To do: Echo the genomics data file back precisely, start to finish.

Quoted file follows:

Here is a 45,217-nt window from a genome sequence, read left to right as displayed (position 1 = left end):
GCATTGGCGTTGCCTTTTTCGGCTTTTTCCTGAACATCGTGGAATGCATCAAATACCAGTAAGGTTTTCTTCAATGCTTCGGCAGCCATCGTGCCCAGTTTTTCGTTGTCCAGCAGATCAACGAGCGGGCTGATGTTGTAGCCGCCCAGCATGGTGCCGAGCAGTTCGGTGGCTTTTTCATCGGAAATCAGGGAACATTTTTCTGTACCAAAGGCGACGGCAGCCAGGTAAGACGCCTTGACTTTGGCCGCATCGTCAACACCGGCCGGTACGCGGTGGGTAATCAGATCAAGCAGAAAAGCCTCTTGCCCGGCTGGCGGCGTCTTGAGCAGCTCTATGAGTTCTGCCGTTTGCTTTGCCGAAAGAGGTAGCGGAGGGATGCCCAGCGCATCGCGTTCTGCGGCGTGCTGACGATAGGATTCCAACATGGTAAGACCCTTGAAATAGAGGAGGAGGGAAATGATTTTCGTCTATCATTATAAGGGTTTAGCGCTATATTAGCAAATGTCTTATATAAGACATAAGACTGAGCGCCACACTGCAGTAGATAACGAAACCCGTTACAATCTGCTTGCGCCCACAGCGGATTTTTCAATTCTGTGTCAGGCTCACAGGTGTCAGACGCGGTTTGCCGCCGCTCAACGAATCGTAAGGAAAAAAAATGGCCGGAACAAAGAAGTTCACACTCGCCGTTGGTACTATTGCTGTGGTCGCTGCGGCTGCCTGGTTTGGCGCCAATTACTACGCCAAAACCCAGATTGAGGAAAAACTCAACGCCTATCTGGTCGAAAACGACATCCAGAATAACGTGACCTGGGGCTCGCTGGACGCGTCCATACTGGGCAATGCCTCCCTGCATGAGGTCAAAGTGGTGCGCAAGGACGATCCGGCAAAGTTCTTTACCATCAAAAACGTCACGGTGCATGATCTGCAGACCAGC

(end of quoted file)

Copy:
Here is a 45,217-nt window from a genome sequence, read left to right as displayed (position 1 = left end):
GCATTGGCGTTGCCTTTTTCGGCTTTTTCCTGAACATCGTGGAATGCATCAAATACCAGTAAGGTTTTCTTCAATGCTTCGGCAGCCATCGTGCCCAGTTTTTCGTTGTCCAGCAGATCAACGAGCGGGCTGATGTTGTAGCCGCCCAGCATGGTGCCGAGCAGTTCGGTGGCTTTTTCATCGGAAATCAGGGAACATTTTTCTGTACCAAAGGCGACGGCAGCCAGGTAAGACGCCTTGACTTTGGCCGCATCGTCAACACCGGCCGGTACGCGGTGGGTAATCAGATCAAGCAGAAAAGCCTCTTGCCCGGCTGGCGGCGTCTTGAGCAGCTCTATGAGTTCTGCCGTTTGCTTTGCCGAAAGAGGTAGCGGAGGGATGCCCAGCGCATCGCGTTCTGCGGCGTGCTGACGATAGGATTCCAACATGGTAAGACCCTTGAAATAGAGGAGGAGGGAAATGATTTTCGTCTATCATTATAAGGGTTTAGCGCTATATTAGCAAATGTCTTATATAAGACATAAGACTGAGCGCCACACTGCAGTAGATAACGAAACCCGTTACAATCTGCTTGCGCCCACAGCGGATTTTTCAATTCTGTGTCAGGCTCACAGGTGTCAGACGCGGTTTGCCGCCGCTCAACGAATCGTAAGGAAAAAAAATGGCCGGAACAAAGAAGTTCACACTCGCCGTTGGTACTATTGCTGTGGTCGCTGCGGCTGCCTGGTTTGGCGCCAATTACTACGCCAAAACCCAGATTGAGGAAAAACTCAACGCCTATCTGGTCGAAAACGACATCCAGAATAACGTGACCTGGGGCTCGCTGGACGCGTCCATACTGGGCAATGCCTCCCTGCATGAGGTCAAAGTGGTGCGCAAGGACGATCCGGCAAAGTTCTTTACCATCAAAAACGTCACGGTGCATGATCTGCAGACCAGC